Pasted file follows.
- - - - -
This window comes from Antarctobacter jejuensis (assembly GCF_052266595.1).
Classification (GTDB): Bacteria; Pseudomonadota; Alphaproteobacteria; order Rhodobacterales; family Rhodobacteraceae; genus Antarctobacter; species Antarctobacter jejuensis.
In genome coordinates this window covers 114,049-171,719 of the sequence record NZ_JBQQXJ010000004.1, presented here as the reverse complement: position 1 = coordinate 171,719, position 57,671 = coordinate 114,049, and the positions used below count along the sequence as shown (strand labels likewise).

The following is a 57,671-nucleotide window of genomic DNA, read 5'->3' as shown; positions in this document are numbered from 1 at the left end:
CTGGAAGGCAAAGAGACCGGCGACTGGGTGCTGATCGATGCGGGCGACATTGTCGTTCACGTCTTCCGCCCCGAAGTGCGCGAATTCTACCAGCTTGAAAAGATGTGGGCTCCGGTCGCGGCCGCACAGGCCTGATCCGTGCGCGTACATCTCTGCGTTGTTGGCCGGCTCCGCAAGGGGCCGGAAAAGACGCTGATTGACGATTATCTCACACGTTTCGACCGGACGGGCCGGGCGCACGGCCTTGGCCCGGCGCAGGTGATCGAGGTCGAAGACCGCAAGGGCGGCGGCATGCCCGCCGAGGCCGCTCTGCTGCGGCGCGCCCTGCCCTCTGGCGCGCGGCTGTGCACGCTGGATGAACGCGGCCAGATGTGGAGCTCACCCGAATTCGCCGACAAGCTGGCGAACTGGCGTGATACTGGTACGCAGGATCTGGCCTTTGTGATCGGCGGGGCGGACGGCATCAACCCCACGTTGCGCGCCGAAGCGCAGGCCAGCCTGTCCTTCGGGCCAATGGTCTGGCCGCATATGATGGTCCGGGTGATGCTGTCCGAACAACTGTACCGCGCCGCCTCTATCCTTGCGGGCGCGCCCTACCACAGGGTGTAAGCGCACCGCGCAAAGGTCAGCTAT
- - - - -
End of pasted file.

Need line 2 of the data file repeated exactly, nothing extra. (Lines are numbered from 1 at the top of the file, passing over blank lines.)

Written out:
Classification (GTDB): Bacteria; Pseudomonadota; Alphaproteobacteria; order Rhodobacterales; family Rhodobacteraceae; genus Antarctobacter; species Antarctobacter jejuensis.